Last Post: April 8, 2021:
This linked article from LitePoint barely scratches the surface of a dirty little secret in the marketing and selling of Wi-Fi chip sets.
Error Vector Magnitude, or EVM, is a straight forward method of measuring and reporting the quality of OFDM signals. In a pinch, it can be used to replace a myriad of other tests. One can argue that this measurement, on its own, can tell you how your radio will transmit well in the real world and be "understood". Obviously power levels are also important, but EVM addresses how well your transmitter works.
Unfortunately, traditional EVM measurements have been bastardized to obscure transmitter problems via the use of NON-Standard "corrections" in the measurement process. While calculating EVM over an entire packet may seem like a valid statistical technique, it usually hides valuable indicators when "something is wrong". Likewise, "channel equalization correction", assumes a flat response across the channel, which also makes unrealistic assumptions. The only thing iy really buys you is shorter tests.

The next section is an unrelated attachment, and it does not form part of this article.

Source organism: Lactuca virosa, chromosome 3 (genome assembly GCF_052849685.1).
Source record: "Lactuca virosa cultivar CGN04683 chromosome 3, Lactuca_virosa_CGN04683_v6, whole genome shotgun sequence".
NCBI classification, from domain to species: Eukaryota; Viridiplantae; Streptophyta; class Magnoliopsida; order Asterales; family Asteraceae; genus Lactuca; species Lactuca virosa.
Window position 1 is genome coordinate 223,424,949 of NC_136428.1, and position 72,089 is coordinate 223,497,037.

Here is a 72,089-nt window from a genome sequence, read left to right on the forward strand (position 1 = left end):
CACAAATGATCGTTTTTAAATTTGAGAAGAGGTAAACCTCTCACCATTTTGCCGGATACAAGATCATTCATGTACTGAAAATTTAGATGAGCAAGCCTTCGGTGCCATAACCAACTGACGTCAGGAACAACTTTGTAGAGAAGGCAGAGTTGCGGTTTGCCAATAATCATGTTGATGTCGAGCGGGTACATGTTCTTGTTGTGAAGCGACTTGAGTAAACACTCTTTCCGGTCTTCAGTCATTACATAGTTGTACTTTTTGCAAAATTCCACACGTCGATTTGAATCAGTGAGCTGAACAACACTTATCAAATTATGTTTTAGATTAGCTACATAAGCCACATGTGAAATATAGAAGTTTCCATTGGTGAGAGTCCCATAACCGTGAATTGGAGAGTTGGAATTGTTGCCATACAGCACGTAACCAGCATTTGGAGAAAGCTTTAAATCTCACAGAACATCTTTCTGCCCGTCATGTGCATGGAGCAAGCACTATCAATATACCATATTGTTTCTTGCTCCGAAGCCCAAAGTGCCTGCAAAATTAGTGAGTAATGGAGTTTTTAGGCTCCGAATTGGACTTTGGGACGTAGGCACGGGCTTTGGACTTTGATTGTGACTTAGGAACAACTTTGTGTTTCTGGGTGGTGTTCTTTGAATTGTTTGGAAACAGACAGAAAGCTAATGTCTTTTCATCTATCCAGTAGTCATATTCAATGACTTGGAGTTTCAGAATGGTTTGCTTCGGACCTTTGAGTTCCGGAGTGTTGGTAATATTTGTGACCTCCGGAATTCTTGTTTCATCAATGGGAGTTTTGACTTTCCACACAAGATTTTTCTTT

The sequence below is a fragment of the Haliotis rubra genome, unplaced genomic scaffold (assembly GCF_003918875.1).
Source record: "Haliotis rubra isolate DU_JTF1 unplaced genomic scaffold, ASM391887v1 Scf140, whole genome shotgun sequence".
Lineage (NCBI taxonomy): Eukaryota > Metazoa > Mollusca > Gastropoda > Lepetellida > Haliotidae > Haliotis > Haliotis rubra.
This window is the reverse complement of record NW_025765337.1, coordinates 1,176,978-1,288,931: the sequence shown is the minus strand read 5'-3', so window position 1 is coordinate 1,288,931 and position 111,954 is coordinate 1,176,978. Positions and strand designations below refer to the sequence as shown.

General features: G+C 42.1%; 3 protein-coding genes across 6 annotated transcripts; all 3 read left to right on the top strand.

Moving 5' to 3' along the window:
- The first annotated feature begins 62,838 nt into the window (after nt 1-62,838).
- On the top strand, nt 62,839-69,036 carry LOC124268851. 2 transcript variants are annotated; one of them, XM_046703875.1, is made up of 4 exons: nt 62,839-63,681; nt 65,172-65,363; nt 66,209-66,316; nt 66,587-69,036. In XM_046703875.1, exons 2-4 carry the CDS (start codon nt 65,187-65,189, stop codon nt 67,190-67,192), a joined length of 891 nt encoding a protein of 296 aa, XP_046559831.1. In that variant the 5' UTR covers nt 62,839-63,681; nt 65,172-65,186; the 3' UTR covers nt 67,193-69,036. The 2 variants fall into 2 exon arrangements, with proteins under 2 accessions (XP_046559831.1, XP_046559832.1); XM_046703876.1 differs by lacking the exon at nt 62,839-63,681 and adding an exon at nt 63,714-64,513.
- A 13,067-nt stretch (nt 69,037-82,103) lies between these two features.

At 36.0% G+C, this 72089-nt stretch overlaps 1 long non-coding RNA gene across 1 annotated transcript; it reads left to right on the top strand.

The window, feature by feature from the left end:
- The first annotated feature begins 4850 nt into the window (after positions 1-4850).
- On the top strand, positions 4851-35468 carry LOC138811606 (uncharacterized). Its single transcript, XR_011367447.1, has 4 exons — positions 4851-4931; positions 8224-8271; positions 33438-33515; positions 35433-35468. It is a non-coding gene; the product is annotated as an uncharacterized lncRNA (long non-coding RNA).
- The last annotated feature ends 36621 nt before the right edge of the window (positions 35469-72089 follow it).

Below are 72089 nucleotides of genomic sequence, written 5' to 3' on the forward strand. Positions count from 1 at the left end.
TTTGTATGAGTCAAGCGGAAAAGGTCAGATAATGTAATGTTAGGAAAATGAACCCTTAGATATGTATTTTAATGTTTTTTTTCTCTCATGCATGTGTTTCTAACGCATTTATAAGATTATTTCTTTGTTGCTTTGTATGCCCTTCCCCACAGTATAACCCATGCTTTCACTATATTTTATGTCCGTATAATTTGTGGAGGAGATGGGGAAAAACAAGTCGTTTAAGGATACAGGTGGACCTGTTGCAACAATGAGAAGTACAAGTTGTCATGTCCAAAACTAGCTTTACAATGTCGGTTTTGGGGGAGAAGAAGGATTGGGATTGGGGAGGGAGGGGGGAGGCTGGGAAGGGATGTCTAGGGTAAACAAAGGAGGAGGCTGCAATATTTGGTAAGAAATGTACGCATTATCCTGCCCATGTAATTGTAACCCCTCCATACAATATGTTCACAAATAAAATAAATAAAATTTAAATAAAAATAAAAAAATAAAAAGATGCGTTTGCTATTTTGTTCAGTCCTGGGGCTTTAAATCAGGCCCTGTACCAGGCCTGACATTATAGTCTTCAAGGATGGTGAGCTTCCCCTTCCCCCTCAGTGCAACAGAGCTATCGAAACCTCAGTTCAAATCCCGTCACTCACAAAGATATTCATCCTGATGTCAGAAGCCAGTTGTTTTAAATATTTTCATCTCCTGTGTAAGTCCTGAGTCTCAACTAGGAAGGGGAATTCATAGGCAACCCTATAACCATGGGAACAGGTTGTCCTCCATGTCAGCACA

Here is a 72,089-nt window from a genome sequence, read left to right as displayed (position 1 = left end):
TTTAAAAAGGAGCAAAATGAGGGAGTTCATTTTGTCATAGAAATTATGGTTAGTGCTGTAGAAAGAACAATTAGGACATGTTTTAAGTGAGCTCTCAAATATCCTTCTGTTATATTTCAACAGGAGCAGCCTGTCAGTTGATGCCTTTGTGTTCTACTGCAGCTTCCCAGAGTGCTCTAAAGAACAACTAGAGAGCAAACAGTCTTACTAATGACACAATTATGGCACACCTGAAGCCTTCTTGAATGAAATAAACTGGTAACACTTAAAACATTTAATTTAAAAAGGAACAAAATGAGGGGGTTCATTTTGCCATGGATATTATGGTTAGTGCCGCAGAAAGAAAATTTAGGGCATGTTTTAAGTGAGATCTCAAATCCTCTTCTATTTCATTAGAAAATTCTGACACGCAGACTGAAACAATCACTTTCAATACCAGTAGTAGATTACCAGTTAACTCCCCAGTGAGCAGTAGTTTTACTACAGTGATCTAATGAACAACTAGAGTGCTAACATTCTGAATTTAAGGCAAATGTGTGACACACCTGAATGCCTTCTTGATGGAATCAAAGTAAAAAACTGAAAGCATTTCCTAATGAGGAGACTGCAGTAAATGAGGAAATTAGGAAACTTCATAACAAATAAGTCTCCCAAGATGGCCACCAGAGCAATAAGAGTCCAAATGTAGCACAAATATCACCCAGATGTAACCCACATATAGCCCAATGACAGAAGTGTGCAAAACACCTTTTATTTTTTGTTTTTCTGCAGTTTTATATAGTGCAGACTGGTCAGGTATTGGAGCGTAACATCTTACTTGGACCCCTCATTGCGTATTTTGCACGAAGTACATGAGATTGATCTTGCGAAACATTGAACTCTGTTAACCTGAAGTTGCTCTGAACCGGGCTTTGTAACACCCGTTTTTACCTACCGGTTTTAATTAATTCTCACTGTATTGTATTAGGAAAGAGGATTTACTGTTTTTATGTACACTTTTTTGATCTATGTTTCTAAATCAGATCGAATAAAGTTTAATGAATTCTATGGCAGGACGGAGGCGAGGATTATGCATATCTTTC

I have conducted thousands of radio tests, and have compared the data made with these "corrections" both enabled and disabled. These results can vary dramatically, sometimes horribly.
When comparing or purchasing radio components, make sure you understand the sellers EVM claims. You really need to compare apples to apples, and not be mislead by bogus EVM reports.
One other warning I would include is that you need to measure EVM over ALL possible rates. Don't trust reports made over merely a subset of the possible rates. It is sometimes the case that faster punctured rates will pass their EVM limits, whereas the slower un-punctured rates do not Intuitively this should seem backwards to you, and if nothing else, is a hint to take a closer look at the tests measurement parameters.